James Ellis: One of life’s gentlemen, say Nesbitt and Lynch

Actors James Ellis (left) and James Nesbitt, pictured in 2009.
Actors James Ellis (left) and James Nesbitt, pictured in 2009.

Veteran actor James Ellis helped inspire other Ulster actors to take their accent and talent “on the boat to England”, playwright and producer Martin Lynch said last night.

Mr Lynch, 63, who had known Mr Ellis for more than 25 years, said: “His was the first Belfast accent that people in the UK regularly heard in their lives – ever.

“This opened the gates for all kinds of accents after that. I have spoken to some of the actors who went across [to England] and they said they looked at Jimmy Ellis and said ‘if he can do it, we can do it’.”

Mr Lynch, whose plays include The History of the Troubles According to My Da, The Titanic Boys, The Chronicles of Long Kesh and Dancing Shoes – The George Best Story, said: “I found Jimmy an absolute joy to work with. He was one of life’s gentlemen. With everybody he worked with, he passed something onto them or gave them something.”

The Belfast playwright added that Mr Ellis was “very, very serious about his work”.

“I suppose I worked with him most in recent years, about four years ago, when I adapted Sam Thompson’s play Over The Bridge,” he said.

“And Jimmy, obviously having originally directed it, advised me quite a lot and I took his advice on the script.”

In 1960, when Mr Ellis was the Group Theatre’s director of productions, he dramatically resigned from the post to direct Over The Bridge.

At the time the Group’s board thought the play too controversial as it dealt with issues surrounding sectarianism.

“He came to our opening night and spoke. He was full of praise,” said Mr Lynch.

“We dedicated a plaque to Sam Thompson at one of his old houses in east Belfast and we went back to the Park Avenue Hotel and he spoke about my adaptation of the play.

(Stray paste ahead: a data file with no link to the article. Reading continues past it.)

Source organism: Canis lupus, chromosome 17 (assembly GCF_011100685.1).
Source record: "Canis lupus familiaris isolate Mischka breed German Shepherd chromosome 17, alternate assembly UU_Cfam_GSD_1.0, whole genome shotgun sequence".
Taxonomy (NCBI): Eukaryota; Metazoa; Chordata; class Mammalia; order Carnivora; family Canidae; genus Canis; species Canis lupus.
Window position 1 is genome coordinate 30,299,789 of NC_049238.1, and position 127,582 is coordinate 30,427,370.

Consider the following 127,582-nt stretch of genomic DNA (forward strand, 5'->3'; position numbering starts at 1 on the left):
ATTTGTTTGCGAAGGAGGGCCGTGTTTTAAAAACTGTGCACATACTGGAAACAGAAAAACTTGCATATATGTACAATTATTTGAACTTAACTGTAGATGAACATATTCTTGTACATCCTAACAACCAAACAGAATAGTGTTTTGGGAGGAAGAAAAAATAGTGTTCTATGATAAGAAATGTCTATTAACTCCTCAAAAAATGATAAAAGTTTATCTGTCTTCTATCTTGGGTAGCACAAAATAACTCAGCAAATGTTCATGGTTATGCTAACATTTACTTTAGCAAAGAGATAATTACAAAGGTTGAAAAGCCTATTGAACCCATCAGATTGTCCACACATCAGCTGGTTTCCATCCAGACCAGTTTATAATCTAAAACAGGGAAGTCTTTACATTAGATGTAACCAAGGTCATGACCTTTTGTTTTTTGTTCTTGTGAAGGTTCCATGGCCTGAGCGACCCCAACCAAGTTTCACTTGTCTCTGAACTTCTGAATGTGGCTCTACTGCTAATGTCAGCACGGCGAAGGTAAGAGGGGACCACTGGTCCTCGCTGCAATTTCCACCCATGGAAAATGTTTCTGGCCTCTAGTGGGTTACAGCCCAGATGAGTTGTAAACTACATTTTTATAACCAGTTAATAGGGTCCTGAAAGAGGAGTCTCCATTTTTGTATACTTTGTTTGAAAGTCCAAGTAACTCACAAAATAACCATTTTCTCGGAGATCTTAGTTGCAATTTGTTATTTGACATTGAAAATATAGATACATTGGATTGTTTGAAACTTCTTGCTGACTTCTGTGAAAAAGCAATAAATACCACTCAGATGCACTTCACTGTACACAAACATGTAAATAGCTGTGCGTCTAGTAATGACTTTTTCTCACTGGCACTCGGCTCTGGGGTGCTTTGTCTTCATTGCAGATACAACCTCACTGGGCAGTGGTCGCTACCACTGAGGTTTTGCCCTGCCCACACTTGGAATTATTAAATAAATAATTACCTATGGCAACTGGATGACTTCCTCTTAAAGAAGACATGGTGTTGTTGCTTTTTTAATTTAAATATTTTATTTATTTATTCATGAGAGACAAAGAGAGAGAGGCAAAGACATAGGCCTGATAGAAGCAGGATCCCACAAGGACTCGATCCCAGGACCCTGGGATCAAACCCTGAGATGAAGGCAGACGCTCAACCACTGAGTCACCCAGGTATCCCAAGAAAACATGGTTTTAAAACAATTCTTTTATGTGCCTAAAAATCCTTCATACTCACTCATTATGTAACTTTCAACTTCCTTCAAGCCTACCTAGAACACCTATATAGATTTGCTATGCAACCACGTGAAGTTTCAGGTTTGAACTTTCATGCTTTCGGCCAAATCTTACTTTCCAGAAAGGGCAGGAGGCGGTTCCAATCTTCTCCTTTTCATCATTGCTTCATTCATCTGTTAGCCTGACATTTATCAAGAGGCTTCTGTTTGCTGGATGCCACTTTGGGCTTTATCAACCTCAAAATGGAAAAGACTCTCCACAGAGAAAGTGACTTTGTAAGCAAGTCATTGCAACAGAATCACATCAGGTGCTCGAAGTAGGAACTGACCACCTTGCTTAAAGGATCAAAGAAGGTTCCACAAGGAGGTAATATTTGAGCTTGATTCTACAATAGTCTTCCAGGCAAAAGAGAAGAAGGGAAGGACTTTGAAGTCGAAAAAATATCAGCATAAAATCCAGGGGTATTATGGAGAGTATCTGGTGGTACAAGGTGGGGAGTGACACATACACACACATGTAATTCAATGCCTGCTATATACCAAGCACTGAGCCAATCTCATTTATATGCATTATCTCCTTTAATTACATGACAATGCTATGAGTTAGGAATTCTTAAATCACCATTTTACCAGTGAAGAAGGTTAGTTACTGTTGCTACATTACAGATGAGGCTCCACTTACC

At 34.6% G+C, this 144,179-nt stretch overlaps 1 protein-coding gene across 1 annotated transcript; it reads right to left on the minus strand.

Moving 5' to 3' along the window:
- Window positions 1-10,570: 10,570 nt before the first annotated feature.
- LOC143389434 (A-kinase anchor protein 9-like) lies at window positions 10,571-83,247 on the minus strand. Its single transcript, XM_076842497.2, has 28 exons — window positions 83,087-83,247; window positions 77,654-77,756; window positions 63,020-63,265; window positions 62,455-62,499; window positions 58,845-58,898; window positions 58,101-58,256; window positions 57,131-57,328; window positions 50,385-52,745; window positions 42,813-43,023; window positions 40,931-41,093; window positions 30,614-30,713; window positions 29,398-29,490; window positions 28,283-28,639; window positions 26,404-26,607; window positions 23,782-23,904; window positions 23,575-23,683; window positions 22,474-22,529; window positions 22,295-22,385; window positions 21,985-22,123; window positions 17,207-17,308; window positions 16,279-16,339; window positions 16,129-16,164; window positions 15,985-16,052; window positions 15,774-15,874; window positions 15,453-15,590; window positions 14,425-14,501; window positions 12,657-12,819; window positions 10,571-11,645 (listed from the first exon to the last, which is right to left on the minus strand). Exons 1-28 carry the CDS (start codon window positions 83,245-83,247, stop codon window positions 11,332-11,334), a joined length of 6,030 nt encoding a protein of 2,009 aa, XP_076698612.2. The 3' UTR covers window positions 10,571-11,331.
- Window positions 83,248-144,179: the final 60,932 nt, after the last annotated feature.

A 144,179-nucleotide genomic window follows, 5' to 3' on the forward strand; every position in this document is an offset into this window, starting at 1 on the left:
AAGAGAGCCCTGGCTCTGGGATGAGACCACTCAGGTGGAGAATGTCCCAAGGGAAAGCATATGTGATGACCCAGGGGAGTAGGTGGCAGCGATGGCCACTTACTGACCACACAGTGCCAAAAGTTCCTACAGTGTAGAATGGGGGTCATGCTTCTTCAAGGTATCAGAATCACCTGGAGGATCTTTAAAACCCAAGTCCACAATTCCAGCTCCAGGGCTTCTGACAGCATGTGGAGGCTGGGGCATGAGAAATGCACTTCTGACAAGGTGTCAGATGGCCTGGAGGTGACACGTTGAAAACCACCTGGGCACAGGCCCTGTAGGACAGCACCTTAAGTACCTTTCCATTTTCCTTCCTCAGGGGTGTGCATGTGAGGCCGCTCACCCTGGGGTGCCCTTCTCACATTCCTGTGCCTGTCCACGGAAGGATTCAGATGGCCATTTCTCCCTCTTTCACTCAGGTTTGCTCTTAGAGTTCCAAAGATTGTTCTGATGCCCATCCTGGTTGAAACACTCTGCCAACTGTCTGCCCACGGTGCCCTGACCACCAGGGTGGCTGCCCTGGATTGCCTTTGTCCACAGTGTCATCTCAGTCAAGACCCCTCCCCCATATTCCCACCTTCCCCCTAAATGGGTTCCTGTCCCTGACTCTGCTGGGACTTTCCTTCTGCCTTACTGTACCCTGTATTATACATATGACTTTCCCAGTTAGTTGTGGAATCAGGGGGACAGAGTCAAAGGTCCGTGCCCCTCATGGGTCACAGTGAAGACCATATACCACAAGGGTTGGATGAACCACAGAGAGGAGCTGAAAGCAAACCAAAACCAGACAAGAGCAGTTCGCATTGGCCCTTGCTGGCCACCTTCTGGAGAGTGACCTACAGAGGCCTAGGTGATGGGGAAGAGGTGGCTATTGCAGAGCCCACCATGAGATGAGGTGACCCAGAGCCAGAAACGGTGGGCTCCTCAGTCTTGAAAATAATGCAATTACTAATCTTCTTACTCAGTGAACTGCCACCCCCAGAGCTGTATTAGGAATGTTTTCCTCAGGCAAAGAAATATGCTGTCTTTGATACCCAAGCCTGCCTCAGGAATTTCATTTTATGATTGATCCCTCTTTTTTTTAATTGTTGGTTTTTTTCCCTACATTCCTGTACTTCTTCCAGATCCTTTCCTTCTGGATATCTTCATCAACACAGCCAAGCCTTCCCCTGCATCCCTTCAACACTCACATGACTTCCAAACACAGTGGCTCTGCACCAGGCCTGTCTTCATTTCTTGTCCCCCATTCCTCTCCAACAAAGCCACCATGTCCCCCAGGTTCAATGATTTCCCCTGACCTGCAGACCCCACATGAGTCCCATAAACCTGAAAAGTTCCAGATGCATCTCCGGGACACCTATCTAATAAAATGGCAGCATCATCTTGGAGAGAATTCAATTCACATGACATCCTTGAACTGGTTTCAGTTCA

“He very kindly said I was Sam Thompson’s natural heir which was very touching for me to have someone like Jimmy say that. Jimmy considered Sam Thompson a great man and a courageous one. He put all the praise on Sam Thompson for that episode in 60/61 but it was really Jimmy Ellis who made it all happen. He was courageous.”

Mr Lynch said that “Jimmy’s love for drama started after he won the scholarship to Methody College”.

“He found drama in Methody and it started then and there for him,” he said.

“Jimmy had a great sense of fun. He had a great sense of humour. He was one of those people when he walked into a room everybody was attracted to him. You know the phrase ‘larger than life’, that’s the way he was.

“You would stop in a pub with him for a drink and within three minutes half the bar was around him buying him drinks, you move on to another pub and it was exactly the same.

“He was famous in Northern Ireland and the whole UK. Everybody knew him and he took it all with great grace and spoke to everybody. He was very modest.”

Mr Lynch said he received news of Mr Ellis’ death whilst he was on holiday in Malaga.

“I am really hurt by Jimmy Ellis dying because he was such a great man who made such a great contribution,” he said.

Ulster-born actor Adrian Dunbar told the BBC that he had known Jimmy Ellis as a friend and a companion for many years. “He was a wonderful actor and a warm and generous man,” he said. “He blazed a trail for many actors in Northern Ireland.”

Top storyteller and a great ambassador

James Ellis was a complete gentleman, writes Liz Kennedy.

For children of my generation, he was Bert Lynch from our beloved Z-Cars, one of the few real Ulster voices on national TV at the time.

But James was so much more than that, when I got to know him in more recent times.

Courteous and charming, he was one of those people who would make time to talk to everybody.

He was a top storyteller, old-school style, with plenty of yarns about the greats of the theatrical world here.

We sat in the gallery of the Ulster Hall one day and reminisced about the Group Theatre.

James was delighted that I’d appeared on the stage of the Group, the home of Ulster comedy, before it became consigned to history, with the refurbishment of the hall.

And it made me feel very special that the man, who’d made such a mark at the Group, was sitting talking to me.

He put in a principled resignation, as director, when he stood down over the furore about Over The Bridge, a stand against sectarianism.

And that was the mark of James Ellis, a decent and honest man, a poet in his spare time, a fine actor and a great ambassador for our wee country.

I’ll still think of him every time I hear the theme from Z-Cars and say thanks for his time with us.

We were all the better for knowing you, Bert Lynch.